UK holidays cost up to four times the price of European getaways
Researchers for Which? looked at how the price of UK holidays compared to the cost of similar European getaways. It found that holidays to some British destinations currently cost hundreds of pounds more than trips to Europe, even when airfares are factored in.
According to the consumer champion, costs for private holiday accommodation in the UK have increased by 41% on average since 2019.
More people have been staying in the UK for their summer holidays this year on account of ever-changing international travel restrictions, leading to complaints about the high cost of UK holidays and the risk of prices being disproportionately inflated in the face of increased demand.
Which? looked at the average cost of private holiday rentals, hotels and of taking a holiday in various popular UK destinations with comparable locations overseas. In almost every case it found that taking a holiday in the UK was more expensive.
Lake Garda vs Lake District
When Which? looked at the cost of seven nights this August in a highly rated hotel in Lake Garda, Italy, it was nearly a quarter of the price of a comparable holiday in the Lake District. Seven nights’ accommodation for two people in Lake Garda cost £631, while seven nights’ accommodation in Lake Windermere would cost £2,381.
The consumer champion also calculated transport costs for each holiday. The average UK resident travels 310 miles for their UK holiday, which works out at £43 in petrol costs. Even though this is far cheaper than the £171 for return flights to Italy for two, the total cost of a holiday in Lake Windermere was still more than £1,600 more expensive than Lake Garda.
Which? also found that a seaside holiday in Nice, France, was cheaper than an equivalent holiday to Brighton. Which? found that seven nights’ accommodation in a highly rated hotel in Nice would cost £679, while the same seven nights in Brighton would cost £1,088.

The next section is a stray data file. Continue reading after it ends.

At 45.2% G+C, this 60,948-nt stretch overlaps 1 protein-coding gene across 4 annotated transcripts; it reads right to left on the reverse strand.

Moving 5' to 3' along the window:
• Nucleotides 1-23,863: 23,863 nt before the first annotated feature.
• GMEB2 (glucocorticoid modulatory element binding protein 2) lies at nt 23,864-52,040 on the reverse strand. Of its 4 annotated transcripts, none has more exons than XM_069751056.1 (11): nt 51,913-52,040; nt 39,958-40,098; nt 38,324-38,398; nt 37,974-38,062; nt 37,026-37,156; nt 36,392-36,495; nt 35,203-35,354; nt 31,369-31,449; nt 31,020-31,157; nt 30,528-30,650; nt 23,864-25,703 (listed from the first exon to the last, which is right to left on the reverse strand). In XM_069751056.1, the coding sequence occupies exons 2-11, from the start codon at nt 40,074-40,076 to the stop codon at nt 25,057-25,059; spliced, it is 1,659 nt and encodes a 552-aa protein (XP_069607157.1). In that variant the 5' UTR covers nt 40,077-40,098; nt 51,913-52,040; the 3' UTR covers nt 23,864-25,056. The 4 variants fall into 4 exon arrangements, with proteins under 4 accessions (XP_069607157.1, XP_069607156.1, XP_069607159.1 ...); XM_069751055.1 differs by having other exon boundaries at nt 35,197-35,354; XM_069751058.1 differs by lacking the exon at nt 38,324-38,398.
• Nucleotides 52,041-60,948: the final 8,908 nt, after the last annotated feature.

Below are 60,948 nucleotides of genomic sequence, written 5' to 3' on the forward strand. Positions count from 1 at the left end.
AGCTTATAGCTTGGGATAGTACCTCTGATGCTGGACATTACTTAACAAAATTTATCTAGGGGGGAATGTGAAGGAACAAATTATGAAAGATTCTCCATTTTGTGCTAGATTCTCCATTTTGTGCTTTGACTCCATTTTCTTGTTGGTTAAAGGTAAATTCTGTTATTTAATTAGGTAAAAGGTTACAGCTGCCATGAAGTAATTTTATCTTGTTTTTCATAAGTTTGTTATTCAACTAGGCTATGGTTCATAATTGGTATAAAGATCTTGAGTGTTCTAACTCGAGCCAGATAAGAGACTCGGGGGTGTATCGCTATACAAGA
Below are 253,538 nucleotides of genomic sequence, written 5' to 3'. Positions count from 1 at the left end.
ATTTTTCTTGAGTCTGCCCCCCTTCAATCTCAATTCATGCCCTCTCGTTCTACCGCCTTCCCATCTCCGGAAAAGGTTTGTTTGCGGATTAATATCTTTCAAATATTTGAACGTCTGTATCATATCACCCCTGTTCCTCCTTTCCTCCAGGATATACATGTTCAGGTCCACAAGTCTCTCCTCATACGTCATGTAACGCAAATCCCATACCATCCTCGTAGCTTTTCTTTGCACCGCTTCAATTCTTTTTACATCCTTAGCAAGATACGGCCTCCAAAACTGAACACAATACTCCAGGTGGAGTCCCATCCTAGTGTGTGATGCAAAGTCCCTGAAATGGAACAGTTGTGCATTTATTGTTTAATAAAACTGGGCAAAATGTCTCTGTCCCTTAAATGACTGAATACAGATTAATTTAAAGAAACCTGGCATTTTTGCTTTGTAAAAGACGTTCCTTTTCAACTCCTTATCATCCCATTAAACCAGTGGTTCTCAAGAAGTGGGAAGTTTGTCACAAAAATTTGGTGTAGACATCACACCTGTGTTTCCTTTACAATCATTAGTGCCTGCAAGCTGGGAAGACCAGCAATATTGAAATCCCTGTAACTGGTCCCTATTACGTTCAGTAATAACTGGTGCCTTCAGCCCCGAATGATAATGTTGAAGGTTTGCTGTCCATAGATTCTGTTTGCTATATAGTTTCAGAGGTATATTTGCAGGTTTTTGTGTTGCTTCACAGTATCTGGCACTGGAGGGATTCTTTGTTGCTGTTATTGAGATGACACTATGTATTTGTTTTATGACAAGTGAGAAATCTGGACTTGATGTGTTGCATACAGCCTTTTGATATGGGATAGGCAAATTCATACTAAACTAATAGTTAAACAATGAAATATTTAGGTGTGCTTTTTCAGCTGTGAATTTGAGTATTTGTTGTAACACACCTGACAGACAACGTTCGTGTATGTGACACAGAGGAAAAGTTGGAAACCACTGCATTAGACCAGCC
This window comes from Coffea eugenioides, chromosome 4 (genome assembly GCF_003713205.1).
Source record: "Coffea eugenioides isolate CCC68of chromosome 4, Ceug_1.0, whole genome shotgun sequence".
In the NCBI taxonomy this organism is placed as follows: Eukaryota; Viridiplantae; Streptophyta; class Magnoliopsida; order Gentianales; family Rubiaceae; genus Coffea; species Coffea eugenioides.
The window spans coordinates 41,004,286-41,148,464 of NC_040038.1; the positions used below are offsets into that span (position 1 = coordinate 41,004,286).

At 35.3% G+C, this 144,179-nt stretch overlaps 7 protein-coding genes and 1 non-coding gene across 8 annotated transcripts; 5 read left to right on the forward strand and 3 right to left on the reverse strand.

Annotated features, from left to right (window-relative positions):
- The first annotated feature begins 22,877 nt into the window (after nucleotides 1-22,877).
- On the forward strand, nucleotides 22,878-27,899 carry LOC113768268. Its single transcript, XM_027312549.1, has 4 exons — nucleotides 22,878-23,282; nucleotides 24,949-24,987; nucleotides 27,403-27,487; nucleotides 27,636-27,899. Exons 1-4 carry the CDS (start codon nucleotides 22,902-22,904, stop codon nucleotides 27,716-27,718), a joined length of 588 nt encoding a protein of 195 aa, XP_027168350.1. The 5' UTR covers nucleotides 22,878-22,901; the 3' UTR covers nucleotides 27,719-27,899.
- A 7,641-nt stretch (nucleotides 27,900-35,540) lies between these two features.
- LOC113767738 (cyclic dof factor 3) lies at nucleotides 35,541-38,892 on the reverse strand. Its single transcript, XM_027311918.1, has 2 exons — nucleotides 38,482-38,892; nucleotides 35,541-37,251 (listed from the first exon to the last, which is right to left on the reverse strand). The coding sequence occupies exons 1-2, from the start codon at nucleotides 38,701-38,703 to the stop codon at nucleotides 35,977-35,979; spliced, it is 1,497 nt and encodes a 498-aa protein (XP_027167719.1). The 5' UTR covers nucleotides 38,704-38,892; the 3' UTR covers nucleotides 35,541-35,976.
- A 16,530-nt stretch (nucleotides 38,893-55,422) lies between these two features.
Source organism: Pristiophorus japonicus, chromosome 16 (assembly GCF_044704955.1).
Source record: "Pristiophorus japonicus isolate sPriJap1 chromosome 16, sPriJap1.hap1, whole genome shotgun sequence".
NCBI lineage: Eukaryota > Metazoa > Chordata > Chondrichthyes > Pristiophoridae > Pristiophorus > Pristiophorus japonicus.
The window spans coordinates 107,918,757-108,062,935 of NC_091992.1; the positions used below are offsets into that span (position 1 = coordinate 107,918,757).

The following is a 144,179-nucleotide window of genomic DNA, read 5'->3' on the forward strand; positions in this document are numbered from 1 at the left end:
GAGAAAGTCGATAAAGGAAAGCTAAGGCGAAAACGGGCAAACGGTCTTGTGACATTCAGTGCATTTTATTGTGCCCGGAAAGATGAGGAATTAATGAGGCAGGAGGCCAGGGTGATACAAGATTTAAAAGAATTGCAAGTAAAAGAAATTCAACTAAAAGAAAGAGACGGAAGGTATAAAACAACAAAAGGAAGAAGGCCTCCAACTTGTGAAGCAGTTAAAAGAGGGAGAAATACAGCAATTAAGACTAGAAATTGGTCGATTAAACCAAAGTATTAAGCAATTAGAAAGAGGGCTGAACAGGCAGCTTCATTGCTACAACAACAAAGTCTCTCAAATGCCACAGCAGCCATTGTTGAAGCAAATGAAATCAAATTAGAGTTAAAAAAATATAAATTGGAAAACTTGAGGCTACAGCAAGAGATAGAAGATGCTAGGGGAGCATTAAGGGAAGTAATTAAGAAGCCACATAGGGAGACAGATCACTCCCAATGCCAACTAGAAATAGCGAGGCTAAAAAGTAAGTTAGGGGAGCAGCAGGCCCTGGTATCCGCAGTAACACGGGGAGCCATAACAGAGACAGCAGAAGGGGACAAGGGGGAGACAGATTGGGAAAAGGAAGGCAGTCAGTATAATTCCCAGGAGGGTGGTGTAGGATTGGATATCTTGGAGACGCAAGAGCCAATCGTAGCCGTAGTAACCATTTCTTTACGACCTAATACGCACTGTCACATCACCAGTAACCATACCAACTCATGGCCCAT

Despite return flights to Nice costing £406, the total cost of the Brighton holiday for two adults was still higher than the Nice holiday, at £1,131 compared to £1,085.
The only holiday Which? found for this August that worked out cheaper in the UK than abroad was a beach break in Tenby, Wales, compared to Estepona, on the Costa del Sol in Spain – but only by £10.
The accommodation in Tenby was still more expensive than Estepona, costing £880 for seven nights in Tenby compared to £837 for seven nights in a similarly rated hotel in Estepona.
Transport costs made the Tenby break marginally cheaper though, with travel in the UK being estimated at £43, while return flights to Estepona would cost about £96.
While the pandemic is partly responsible for driving the cost of UK holidays up, Which? found that even before Covid the UK was already among the most expensive holiday destinations in Europe.
According to data from Kayak, the average nightly rate of three-star and four-star hotels in the UK in 2019 was £109 – 21% more expensive than Spain, 35% more than Portugal and 79% more than Malta, on average.
Even though hotel prices in the UK dropped by an average of 13% last year due to the pandemic, prices in many other European countries dropped as much or more.
For example, in Greece, prices dipped by 20% in 2020, and a hotel room would have cost £71 on average.
Which? also looked at the cost of private accommodation. It found that increased demand has led to significant price increases over the course of the pandemic, and that private accommodation is more expensive in the UK than in other countries.
Data from AirDNA shows that across the whole of the UK self-catered accommodation in August 2021 costs 41% more on average than it did in 2019. This works out at roughly the equivalent of an extra £300 per week.
Between August 2019 and 2021, the cost of private accommodation in Marmaris, Turkey, increased by just 7%, while in Corfu, Greece, prices only increased by 13%.
Rory Boland, Which? Travel editor, said: “Holidaying at home has always been expensive, but the situation has become far worse during the pandemic and it’s no wonder many people have felt priced out of a holiday this year.
“The reasons for these higher prices are complex, but it is hard to avoid the conclusion that some unscrupulous accommodation providers are charging over the odds.
“The good news is that there are ways to save on UK holidays. By looking just a few miles down the road from the most popular destinations or travelling out of peak holiday season, holidaymakers can significantly reduce the cost of their trip.”